The Indonesian Embassy in Washington D.C. has expressed her relationship with the United States in the most unique way -- by building a statue of Saraswati, the iconic representation of education in Hindu tradition on their grounds.
The Statue is 16' tall, in white and Gold carved by the native Balinese sculptors over a period of three months. The statue, stands on top of a lotus in front of the Indonesian Embassy a block from the Indian embassy and a mile from the White House. At her feet are three students; Young Barack Obama and his classmates while he was in grade school in Indonesia. The statue is yet to be inaugurated as of today, June 18, 2013 but making heads turn.
The symbolic statue could mean many things to many people, as a Pluralist I see the following five significant values expressed.
First, as an Indian American, I welcome this gesture by the Indonesian Embassy and congratulate them. They have indeed honored India, my motherland by honoring her Iconic figure; Goddess Saraswati. Bhupen Ganatra and Amol Mukherjee, the Indian leaders in Dallas add, "That this is great gift of highest level... awesome gesture by Indonesia expressing the best of religious harmony and importance of education by a Muslim nation offering a statue of Hindu Goddess to a mostly Christian nation. For this, Indonesia should be recognized by all nations... all religions."
As an Indian American Muslim, I am proud of Indonesia for following the principles taught by Prophet Muhammad (pbuh) that each one of us is responsible for the well being of our neighbors, communities, nations and our world. We all came from a single couple and are made into different tribes, communities and nations and the best ones among us, God says in Quran are the ones who learn, understand and respect the others. Dr. Akbar Ahmed, who heads the ibn-Khaldun chair at the American University and a leading Muslim in America adds, "These symbolic gestures build upon each other in building peaceful societies."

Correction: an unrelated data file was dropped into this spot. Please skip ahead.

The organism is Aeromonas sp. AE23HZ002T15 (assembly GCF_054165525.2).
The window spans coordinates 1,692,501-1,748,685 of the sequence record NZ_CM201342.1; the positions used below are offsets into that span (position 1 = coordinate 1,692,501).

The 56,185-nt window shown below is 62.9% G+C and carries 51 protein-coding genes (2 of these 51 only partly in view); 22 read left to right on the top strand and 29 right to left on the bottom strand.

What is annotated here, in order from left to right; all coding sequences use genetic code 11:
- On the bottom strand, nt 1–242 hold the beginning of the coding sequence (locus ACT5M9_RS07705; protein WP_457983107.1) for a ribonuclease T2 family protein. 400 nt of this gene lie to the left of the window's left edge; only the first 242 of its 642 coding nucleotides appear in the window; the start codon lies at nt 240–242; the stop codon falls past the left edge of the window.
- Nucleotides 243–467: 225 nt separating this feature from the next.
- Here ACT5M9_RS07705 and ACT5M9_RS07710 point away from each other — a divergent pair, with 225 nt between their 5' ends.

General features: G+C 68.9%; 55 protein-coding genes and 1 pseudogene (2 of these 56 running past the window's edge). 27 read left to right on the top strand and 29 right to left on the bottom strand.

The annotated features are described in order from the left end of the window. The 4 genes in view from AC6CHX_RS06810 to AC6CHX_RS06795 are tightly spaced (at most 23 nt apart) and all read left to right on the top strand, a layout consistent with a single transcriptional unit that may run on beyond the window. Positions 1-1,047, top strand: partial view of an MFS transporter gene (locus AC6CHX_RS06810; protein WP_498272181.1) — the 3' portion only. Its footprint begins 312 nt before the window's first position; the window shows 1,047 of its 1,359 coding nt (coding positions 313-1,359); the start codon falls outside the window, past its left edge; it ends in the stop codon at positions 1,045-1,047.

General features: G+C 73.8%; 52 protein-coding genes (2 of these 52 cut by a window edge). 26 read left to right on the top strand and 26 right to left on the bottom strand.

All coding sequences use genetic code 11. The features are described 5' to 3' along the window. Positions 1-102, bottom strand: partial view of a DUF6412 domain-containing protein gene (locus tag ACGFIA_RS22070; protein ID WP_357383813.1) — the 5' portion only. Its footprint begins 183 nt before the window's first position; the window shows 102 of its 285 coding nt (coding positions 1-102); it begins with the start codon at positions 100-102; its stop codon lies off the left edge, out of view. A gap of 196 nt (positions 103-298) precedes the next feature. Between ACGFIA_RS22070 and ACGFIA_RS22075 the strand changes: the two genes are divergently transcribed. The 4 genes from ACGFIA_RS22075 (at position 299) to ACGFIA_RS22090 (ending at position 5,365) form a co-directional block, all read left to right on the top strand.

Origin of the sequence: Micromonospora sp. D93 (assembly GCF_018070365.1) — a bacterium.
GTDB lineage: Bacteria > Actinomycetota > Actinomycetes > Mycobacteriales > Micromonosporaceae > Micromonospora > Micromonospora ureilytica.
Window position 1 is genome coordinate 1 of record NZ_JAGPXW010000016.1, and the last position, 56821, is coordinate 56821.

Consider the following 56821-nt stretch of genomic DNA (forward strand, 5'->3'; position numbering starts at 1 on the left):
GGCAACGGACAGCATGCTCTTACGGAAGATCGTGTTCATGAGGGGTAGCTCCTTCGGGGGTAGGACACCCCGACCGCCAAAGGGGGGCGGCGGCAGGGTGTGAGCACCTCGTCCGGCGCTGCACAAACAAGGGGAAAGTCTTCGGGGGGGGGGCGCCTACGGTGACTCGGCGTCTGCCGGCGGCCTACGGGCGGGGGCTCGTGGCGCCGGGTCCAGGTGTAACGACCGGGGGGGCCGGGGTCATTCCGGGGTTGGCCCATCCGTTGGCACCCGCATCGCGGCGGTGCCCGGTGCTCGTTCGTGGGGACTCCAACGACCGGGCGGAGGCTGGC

First, education is essential in opening people's hearts and minds towards each other to build cohesive societies, where no one has to live in apprehension, discomfort or fear of the other.
Second, the hallmark of civil societies is reflected by how they treat their minorities, women and children. In this case Indonesia has symbolically chosen the statute of Saraswati, the Hindu Goddess of learning worshipped by a mere 3 percent of her population, and yet it stands to represent the relationship between Indonesia and the United States. It's a powerful message of pluralism -- of respecting the otherness of others and accepting the God given uniqueness of each one of her citizens.
Third, the same education has led the United States to choose her president from a mere 13.2 percent of the population. President Obama's election is historical. Indeed, for the first time in human history, a qualified person was chosen and accepted to govern the entire populace. Through this action, America gave hopes to the religious, cultural, racial and linguistic minorities in the community of nations that everyone who is qualified can aspire to lead their nation. It was for this reason, the world cried with joy on the day Mr. Obama was elected as President of the United States.